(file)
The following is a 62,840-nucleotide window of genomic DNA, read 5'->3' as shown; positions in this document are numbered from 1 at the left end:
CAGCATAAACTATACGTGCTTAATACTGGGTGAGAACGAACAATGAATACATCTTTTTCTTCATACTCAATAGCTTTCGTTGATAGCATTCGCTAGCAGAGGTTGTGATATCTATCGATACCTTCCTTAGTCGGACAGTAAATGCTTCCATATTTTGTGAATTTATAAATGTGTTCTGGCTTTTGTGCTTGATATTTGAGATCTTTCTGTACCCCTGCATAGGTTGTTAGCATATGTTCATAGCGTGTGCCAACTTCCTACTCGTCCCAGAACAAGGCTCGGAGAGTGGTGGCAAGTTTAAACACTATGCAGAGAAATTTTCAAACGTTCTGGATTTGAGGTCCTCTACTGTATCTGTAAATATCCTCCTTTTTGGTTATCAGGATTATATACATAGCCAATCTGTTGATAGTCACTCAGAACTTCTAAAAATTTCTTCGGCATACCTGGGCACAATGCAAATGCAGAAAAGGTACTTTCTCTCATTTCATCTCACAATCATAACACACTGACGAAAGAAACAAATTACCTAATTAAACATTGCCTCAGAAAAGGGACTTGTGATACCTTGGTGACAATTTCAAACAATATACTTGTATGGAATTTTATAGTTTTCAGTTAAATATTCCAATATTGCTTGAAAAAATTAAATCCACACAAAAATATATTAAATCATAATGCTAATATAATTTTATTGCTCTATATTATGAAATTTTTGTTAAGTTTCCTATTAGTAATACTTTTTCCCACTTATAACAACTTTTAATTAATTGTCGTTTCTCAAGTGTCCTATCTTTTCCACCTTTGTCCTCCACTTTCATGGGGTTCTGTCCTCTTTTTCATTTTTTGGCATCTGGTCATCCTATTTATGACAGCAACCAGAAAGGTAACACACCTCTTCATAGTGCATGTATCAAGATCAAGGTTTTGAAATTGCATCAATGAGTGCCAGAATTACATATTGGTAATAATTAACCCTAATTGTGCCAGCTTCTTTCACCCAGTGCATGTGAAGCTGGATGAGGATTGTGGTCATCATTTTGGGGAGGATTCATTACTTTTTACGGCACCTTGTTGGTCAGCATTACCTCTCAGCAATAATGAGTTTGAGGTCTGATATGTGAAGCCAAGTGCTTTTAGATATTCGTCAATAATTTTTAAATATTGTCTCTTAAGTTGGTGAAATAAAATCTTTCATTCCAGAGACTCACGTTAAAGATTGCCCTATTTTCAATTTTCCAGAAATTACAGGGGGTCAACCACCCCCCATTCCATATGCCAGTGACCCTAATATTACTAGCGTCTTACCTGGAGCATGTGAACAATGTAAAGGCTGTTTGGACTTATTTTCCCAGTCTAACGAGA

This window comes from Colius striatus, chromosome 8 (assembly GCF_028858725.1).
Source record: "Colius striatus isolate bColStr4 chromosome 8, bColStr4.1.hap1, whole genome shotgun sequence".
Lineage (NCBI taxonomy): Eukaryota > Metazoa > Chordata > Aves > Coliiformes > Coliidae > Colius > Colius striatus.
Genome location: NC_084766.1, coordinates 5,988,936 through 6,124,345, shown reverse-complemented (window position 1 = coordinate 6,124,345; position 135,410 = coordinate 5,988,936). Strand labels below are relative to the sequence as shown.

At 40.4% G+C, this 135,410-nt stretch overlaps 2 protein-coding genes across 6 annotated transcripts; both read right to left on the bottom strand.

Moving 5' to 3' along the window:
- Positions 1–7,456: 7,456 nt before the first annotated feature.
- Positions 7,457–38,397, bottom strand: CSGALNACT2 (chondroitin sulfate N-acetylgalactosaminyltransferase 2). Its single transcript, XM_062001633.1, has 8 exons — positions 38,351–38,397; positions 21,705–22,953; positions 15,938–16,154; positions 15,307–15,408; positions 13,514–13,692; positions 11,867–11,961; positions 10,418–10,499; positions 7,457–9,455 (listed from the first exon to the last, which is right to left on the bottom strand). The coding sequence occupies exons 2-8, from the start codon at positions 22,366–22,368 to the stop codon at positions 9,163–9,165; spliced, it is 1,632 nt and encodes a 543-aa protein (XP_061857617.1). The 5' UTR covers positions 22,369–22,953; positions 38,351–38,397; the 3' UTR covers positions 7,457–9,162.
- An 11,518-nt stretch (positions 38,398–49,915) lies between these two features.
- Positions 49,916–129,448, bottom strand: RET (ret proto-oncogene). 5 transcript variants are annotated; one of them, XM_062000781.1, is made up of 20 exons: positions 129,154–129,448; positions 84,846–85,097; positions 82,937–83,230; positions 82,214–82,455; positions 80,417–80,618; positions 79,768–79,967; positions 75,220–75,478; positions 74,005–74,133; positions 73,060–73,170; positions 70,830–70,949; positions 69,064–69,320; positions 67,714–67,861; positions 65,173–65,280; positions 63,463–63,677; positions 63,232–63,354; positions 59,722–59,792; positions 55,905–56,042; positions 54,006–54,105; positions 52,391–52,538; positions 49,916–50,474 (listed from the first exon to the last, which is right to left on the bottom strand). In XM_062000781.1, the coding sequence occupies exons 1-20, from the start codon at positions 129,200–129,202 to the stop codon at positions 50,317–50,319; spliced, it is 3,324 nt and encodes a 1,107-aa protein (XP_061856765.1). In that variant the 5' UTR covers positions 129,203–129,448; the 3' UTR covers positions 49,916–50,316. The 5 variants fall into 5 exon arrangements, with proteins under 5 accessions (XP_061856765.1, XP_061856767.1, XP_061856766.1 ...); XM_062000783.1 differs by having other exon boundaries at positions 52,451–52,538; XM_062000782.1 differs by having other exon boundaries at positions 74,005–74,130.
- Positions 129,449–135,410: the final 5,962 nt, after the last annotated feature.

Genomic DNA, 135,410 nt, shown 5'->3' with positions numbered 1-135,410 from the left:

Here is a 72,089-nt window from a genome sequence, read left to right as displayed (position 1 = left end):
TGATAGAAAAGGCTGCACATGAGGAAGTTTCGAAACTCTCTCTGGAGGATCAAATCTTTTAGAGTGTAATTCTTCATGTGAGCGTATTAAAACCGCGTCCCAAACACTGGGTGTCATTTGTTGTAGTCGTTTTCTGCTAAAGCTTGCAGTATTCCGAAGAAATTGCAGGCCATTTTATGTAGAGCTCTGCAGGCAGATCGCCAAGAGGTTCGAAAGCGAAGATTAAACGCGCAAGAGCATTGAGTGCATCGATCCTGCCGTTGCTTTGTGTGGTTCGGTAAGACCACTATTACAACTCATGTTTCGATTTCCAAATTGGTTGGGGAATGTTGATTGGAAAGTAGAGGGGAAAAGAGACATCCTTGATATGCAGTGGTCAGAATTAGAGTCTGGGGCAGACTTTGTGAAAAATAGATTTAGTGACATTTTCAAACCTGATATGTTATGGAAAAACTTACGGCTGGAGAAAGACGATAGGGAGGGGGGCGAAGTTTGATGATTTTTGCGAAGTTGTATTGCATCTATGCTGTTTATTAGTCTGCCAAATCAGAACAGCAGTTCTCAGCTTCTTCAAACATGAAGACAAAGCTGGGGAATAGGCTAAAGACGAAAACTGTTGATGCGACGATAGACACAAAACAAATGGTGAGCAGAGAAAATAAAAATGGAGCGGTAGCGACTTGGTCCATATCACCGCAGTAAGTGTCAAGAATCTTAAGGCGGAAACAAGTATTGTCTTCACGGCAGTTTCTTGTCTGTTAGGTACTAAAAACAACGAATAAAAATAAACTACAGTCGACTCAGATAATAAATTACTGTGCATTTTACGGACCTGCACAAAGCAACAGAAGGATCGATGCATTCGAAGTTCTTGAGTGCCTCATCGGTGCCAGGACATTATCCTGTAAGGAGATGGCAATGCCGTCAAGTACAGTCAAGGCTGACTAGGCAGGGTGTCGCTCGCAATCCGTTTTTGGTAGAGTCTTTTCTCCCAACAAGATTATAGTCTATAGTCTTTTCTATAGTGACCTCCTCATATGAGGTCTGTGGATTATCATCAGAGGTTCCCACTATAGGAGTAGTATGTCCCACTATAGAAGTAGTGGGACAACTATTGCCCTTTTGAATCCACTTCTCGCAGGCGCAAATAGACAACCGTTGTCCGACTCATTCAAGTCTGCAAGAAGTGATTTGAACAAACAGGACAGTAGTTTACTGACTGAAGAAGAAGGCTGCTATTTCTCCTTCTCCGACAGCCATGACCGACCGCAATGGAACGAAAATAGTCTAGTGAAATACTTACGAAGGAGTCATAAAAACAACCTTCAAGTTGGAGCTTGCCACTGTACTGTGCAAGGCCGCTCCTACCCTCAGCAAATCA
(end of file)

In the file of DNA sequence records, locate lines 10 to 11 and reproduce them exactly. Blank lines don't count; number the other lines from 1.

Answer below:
- Positions 7,457–38,397, bottom strand: CSGALNACT2 (chondroitin sulfate N-acetylgalactosaminyltransferase 2). Its single transcript, XM_062001633.1, has 8 exons — positions 38,351–38,397; positions 21,705–22,953; positions 15,938–16,154; positions 15,307–15,408; positions 13,514–13,692; positions 11,867–11,961; positions 10,418–10,499; positions 7,457–9,455 (listed from the first exon to the last, which is right to left on the bottom strand). The coding sequence occupies exons 2-8, from the start codon at positions 22,366–22,368 to the stop codon at positions 9,163–9,165; spliced, it is 1,632 nt and encodes a 543-aa protein (XP_061857617.1). The 5' UTR covers positions 22,369–22,953; positions 38,351–38,397; the 3' UTR covers positions 7,457–9,162.
- An 11,518-nt stretch (positions 38,398–49,915) lies between these two features.